An NBC5 Intern at the South Pole

November 17, 2008 at 10:51 pm | Posted in Uncategorized | Leave a comment

A few years ago, I lived a life-long dream, when I made a trip to Antarctica.  I went as a tourist, on a ship sailing from the southern tip of South America, down to the Antarctic Peninsula, where I sailed among icebergs, got close-up views of whales, penguins and seals, and walked in the snows of Antarctica.  It was a trip of a lifetime for me.

But one of our former interns in the weather department has put me to shame.  Krissie Shiroma spent a summer with us, learning the broadcast meteorology business, and then spent 5 years working at TV stations in Sherman-Denison, and in Iowa.  But now, her career has taken a big turn.  Krissie is spending the next six months at the South Pole. Not just Antarctica, but at the actual pole itself!




Here is some of Krissie’s commentary after her arrival at the pole:

Hello All,

Here is a picture of my first weather balloon release last week. Now I
do the whole process, all by myself, every other day.

Another part of my job is taking surface observations for the incoming
planes. There are anywhere from 3-8 flights a day, so every hour we
provide an observation. We provide them more often if the conditions
are changing rapidly. 

Since every direction is north here, we work on a directional grid system so that we can still call winds N,S,E, and W.
The Prime Meridian is our north.


I live in a Jamesway, or Quonset hut. I can’t take a picture of it right now, because the cold killed my camera battery. It’s basically a big tent. You can hear everything – every cough, every sneeze, every conversation, every nose blow, and every person walking in the snow outside. There are 13 rooms in my hut – 6 or 7 on each side of the hall. Some rooms are double-sized. Mid-tent, there’s a furnace area. Some rooms have a wooden door, and some rooms have a tent canvas door flap or tent canvas on a shower curtain rod. Thankfully mine is wood. The huts are dark and quiet (for the most part), and the hallways are lit with red light bulbs so you can see your room number. The rooms are all different shapes and sizes and come with different set-ups. My neighbor’s bed sticks out into the hallway. If you happened to have had a carpenter living in your room before, you might be set up with some pretty sweet shelves, like I am. I was on the second flight into the Pole for the summer season, so when we got here, the place was pretty empty. But that first night, we also learned how inconvenient not having indoor plumbing is. Camping is sure fun, for about a week. And then you drive home and thank the heavens that civilization has provided you with all kinds of neat things.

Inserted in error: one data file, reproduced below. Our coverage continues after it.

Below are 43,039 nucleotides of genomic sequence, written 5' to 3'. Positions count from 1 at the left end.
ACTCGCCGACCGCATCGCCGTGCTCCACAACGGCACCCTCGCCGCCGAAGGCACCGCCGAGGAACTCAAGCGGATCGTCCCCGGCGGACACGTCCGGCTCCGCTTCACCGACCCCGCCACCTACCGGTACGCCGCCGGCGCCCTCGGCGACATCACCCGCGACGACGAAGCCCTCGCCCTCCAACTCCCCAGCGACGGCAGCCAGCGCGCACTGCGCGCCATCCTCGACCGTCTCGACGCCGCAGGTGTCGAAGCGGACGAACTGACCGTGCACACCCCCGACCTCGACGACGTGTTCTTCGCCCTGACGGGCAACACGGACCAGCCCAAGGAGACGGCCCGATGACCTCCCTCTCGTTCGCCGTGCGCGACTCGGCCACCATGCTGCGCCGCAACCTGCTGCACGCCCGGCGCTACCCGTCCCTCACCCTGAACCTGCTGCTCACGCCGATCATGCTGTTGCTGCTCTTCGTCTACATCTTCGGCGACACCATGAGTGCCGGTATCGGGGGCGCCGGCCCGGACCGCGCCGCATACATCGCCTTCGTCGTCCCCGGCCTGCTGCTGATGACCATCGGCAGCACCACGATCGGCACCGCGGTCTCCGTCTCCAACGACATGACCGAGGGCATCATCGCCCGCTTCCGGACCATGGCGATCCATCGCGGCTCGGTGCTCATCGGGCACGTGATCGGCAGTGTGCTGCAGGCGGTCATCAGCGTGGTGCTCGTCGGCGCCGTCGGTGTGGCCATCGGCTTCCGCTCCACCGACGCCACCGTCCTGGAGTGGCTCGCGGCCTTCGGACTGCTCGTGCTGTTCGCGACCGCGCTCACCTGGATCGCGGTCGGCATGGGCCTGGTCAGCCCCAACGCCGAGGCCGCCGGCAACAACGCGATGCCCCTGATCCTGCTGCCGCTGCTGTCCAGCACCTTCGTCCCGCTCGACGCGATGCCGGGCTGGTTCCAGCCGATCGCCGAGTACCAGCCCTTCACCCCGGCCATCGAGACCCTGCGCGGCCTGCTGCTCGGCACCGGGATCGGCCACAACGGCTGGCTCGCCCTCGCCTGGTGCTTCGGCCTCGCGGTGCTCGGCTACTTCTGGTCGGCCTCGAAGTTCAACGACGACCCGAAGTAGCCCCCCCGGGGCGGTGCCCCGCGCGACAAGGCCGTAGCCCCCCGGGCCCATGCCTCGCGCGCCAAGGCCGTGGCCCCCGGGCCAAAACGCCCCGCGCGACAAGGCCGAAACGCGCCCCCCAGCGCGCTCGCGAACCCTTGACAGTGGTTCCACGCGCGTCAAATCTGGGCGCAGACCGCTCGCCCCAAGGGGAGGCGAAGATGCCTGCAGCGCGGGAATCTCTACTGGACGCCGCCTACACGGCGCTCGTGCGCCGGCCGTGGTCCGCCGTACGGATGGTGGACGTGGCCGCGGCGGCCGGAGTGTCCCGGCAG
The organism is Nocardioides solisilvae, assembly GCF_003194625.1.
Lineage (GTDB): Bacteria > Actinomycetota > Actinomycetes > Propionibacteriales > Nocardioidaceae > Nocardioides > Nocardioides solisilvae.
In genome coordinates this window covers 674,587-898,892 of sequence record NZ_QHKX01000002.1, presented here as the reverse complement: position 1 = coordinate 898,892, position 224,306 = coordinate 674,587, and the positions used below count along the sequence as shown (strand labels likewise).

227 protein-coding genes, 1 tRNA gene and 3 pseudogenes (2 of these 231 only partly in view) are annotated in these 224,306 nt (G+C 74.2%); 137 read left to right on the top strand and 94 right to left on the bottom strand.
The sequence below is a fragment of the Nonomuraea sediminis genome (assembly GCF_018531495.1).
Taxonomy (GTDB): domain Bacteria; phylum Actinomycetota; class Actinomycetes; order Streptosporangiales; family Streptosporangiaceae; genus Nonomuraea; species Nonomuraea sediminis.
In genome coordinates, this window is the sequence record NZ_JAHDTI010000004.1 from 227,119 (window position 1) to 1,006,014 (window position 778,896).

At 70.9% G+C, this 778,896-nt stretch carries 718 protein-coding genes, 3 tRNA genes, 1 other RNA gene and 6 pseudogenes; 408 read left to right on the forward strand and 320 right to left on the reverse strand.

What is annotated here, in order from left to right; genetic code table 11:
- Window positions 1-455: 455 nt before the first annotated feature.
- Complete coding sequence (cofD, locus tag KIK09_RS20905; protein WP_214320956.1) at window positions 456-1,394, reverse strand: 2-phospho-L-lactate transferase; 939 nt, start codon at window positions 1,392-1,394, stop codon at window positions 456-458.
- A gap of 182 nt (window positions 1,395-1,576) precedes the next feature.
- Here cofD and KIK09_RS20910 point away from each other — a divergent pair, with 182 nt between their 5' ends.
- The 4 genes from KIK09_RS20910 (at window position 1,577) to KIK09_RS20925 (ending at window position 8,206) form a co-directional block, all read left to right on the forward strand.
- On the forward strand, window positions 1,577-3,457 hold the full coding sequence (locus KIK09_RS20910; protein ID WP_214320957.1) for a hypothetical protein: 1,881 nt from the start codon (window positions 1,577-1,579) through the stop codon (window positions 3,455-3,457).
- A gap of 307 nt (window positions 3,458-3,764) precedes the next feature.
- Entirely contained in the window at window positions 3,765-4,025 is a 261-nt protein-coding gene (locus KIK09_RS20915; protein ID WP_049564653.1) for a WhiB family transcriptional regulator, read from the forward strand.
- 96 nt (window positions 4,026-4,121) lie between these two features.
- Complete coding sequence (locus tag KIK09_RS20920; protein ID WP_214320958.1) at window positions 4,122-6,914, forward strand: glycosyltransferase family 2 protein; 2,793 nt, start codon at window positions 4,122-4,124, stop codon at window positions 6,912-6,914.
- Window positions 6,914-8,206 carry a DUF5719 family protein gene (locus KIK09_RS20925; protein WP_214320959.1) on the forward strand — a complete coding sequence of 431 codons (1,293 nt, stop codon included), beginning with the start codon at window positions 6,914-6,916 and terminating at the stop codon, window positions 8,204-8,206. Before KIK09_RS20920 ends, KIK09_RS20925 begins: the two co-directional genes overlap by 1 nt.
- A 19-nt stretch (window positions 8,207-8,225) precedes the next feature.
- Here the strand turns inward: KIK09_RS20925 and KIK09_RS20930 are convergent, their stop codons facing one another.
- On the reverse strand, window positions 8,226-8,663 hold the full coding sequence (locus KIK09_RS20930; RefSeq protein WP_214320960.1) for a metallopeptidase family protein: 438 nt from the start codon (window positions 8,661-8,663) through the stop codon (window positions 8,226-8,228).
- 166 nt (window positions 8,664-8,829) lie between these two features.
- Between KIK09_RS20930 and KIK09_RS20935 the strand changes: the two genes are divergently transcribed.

The Bathroom. Imagine that every time you had to get up in the middle of the night to pee, you had to get dressed in winter clothing, walk down a 25 foot long hallway that’s minus 65 degrees, step over a 6-inch by 1-foot long snow mobile tread, and have a night light as bright as the midday sun. And when you were done, you had to walk down the same said hallway. Well, this is not ideal.

When it’s around -40°C/F and colder, this makes it super easy for
clouds to form. It’s so cold that contrails can form on the ground.
I’ve included a picture of a C-130 that just landed. And it’s producing
a contrail on the ground. I took this from the observation deck where
we can see the skiway(runway), north, west, and south. If you look
close enough, you can see the C-130’s skis. Okay, that’s enough
nerdiness for now.

I have a day off tomorrow. I don’t know what I’m going to do with
myself. The weather dept. has 13-day workweeks, so I haven’t had a
weekend yet. Unfortunately, I still have to walk to the Station if I
want to eat. And I’m always willing to eat.

Okay, that’s all for now,

Here you can see some of the jet contrails at ground level, when the aircraft land at these extremely cold temperatures:


One of the funniest parts of this story is that Krissie’s family is from Hawaii.  But Krissie herself was born here in Dallas, and grew up in Richardson.  So she is used to warm weather, and this is quite a change of scenery (and climate) for her.  Good luck with your new job Krissie, and keep warm.

Chief Meteorologist David Finfrock


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